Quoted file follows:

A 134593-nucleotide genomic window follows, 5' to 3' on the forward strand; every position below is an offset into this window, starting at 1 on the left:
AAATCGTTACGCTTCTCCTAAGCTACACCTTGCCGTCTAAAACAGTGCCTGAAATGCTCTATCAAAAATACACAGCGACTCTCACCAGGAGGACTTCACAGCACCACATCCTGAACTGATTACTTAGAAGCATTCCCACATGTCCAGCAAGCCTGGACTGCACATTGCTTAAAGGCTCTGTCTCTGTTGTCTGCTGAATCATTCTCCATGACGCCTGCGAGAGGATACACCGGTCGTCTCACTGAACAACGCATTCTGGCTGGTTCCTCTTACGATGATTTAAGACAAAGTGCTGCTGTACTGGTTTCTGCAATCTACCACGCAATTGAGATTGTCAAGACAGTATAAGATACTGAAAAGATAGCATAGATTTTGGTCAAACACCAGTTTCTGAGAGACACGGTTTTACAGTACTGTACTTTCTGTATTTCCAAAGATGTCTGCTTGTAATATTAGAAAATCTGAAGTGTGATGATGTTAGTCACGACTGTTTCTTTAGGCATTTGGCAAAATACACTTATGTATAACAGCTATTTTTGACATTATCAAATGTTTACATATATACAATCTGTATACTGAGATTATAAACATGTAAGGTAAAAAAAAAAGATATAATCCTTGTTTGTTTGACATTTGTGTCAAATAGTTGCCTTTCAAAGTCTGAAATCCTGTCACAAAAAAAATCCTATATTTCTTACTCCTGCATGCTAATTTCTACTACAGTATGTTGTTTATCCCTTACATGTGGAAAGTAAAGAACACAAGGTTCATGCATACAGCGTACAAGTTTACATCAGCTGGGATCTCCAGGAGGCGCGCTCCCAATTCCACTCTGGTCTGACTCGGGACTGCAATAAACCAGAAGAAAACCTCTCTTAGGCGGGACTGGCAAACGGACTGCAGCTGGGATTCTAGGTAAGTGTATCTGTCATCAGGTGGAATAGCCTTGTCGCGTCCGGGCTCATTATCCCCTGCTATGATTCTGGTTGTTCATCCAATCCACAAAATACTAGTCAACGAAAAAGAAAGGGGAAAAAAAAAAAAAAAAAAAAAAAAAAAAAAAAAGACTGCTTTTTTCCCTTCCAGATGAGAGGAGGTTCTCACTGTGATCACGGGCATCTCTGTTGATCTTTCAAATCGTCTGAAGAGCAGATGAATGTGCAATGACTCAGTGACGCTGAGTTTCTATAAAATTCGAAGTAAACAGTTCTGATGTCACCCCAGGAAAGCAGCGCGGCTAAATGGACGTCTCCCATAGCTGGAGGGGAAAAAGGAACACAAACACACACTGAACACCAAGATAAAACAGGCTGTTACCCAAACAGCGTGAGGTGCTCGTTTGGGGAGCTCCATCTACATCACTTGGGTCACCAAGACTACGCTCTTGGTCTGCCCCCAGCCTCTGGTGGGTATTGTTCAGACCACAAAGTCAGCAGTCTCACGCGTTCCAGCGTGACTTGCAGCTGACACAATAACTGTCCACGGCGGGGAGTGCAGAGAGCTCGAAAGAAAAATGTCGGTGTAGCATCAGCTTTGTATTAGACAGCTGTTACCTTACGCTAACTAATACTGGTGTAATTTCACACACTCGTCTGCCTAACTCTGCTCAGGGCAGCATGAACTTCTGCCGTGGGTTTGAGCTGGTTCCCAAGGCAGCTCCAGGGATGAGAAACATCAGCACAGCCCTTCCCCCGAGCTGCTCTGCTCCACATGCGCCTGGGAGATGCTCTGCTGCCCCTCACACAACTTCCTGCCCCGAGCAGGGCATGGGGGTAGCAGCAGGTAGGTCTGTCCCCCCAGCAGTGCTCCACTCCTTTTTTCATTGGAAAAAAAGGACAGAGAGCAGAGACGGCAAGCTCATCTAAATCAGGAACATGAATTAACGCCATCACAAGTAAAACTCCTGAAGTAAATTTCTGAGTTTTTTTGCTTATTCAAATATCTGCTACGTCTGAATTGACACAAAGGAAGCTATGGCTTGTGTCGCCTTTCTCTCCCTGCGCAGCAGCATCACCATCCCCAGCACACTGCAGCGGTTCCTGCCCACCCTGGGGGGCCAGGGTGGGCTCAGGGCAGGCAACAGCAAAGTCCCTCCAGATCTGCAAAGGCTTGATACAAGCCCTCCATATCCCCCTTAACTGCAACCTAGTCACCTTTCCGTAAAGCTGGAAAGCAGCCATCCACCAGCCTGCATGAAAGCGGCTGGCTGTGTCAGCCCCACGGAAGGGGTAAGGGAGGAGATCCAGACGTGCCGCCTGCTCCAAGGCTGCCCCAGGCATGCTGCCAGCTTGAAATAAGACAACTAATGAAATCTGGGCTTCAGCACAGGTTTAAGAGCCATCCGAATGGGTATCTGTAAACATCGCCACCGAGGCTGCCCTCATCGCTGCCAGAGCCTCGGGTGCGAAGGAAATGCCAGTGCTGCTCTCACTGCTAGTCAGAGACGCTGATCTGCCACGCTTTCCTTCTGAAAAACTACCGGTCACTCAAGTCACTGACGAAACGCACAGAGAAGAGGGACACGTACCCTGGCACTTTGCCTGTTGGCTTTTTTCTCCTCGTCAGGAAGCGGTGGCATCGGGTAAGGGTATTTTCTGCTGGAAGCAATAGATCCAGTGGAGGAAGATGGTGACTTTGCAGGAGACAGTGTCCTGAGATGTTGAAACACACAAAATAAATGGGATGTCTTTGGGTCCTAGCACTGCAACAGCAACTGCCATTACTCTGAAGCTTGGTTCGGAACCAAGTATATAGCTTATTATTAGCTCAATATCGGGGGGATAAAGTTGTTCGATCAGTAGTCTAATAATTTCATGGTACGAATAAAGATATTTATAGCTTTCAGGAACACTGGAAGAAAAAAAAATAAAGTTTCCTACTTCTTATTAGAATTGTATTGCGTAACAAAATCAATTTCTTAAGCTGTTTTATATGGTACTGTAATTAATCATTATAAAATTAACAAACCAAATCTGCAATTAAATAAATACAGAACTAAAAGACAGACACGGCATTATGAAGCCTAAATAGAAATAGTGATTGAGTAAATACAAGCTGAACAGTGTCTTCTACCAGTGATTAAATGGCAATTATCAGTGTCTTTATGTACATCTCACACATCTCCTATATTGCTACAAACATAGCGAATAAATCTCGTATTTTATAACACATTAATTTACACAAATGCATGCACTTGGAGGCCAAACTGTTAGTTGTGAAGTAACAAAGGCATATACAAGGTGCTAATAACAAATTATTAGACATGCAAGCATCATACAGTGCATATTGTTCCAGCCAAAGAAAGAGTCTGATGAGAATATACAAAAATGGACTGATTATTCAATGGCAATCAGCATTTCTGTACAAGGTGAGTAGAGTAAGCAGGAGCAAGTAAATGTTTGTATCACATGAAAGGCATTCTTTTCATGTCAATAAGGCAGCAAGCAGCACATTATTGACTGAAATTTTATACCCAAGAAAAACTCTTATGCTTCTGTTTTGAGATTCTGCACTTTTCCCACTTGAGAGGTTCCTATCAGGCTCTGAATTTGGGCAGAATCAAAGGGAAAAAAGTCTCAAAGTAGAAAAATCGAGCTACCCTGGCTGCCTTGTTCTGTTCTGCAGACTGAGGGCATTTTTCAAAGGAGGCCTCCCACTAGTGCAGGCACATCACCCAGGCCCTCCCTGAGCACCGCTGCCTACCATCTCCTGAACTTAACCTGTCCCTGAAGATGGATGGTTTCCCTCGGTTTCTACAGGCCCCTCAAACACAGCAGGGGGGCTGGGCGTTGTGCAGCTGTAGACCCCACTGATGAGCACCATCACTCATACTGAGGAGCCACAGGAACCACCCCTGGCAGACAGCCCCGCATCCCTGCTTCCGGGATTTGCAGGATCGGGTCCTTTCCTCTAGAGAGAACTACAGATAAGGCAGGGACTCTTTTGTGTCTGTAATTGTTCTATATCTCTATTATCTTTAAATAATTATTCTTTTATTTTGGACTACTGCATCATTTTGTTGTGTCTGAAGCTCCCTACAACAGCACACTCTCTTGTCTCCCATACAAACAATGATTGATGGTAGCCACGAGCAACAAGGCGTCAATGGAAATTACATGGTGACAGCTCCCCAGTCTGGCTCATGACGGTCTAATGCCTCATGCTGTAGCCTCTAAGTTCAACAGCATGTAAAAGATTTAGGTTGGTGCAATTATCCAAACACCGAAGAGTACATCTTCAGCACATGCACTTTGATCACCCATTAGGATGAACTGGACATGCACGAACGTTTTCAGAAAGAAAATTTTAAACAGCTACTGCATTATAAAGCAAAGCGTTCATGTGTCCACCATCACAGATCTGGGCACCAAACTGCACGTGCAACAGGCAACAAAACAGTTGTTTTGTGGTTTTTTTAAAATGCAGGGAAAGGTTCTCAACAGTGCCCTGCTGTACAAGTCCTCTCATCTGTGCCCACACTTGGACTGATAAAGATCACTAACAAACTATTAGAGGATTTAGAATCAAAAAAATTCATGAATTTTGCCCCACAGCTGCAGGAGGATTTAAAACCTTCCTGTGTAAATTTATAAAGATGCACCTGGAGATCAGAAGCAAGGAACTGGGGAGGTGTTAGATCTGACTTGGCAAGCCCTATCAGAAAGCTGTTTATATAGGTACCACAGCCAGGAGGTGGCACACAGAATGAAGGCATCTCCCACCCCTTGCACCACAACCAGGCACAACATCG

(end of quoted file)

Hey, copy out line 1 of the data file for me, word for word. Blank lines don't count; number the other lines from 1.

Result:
A 134593-nucleotide genomic window follows, 5' to 3' on the forward strand; every position below is an offset into this window, starting at 1 on the left: